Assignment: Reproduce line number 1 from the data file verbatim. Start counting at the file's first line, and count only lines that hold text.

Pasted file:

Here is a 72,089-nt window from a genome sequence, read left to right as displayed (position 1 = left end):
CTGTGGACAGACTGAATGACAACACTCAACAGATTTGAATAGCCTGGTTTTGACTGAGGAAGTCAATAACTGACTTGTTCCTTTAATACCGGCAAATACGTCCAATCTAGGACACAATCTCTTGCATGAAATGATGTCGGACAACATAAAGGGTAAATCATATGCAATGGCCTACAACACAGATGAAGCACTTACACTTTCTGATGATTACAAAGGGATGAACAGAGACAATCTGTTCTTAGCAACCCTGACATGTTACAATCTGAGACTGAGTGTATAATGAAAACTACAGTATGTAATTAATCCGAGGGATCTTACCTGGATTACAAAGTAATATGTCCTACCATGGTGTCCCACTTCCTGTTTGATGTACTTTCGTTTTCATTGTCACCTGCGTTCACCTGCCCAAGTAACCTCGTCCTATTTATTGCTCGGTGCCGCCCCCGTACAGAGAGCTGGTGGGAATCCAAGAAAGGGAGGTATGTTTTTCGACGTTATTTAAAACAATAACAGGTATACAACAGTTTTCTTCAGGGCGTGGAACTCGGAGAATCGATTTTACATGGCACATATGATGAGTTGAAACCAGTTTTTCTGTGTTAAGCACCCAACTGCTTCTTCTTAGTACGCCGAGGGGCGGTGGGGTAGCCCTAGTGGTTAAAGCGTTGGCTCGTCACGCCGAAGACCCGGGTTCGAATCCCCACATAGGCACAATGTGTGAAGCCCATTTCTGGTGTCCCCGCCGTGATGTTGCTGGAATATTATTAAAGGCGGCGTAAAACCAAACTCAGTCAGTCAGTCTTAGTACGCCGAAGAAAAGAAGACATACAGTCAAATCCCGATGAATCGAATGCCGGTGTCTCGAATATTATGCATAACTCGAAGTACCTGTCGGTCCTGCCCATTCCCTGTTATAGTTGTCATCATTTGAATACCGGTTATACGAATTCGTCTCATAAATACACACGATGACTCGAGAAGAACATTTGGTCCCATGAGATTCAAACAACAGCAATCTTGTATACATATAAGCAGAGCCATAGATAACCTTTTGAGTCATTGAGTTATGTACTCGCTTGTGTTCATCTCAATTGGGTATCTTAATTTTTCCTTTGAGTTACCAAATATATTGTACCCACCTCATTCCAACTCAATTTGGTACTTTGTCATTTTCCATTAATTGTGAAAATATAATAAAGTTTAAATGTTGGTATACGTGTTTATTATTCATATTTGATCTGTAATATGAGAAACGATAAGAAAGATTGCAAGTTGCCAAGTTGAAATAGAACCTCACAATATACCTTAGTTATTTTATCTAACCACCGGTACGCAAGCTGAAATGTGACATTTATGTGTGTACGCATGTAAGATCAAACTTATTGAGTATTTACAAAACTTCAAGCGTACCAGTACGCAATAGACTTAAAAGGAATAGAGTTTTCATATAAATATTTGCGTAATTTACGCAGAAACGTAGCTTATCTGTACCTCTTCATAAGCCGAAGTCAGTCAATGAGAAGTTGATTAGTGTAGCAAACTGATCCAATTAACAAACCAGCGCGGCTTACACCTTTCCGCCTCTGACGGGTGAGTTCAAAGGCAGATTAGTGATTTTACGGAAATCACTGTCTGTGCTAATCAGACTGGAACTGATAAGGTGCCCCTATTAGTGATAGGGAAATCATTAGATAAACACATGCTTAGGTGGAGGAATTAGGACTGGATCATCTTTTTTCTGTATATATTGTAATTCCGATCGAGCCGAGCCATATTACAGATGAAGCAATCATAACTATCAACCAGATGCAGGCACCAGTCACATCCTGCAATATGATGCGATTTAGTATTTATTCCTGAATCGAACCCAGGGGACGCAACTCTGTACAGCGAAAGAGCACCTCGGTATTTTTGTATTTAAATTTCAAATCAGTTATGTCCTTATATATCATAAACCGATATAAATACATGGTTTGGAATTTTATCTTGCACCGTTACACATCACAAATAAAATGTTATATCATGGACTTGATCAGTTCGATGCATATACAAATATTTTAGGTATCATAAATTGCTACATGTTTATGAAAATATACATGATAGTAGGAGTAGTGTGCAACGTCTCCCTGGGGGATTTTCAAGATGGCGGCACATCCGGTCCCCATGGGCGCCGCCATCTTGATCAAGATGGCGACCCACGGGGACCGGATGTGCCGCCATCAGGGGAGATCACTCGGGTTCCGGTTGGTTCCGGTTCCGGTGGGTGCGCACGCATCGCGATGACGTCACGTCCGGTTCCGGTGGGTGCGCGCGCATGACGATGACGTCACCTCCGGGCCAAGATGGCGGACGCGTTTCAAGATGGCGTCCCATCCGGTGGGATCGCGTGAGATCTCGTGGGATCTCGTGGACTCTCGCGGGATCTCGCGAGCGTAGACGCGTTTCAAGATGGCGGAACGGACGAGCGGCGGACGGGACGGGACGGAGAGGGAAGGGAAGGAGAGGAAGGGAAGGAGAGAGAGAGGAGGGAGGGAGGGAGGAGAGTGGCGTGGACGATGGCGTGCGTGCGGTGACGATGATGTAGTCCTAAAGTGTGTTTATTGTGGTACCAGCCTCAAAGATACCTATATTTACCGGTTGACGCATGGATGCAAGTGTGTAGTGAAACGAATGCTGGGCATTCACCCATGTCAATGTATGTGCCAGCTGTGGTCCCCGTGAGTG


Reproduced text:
Here is a 72,089-nt window from a genome sequence, read left to right as displayed (position 1 = left end):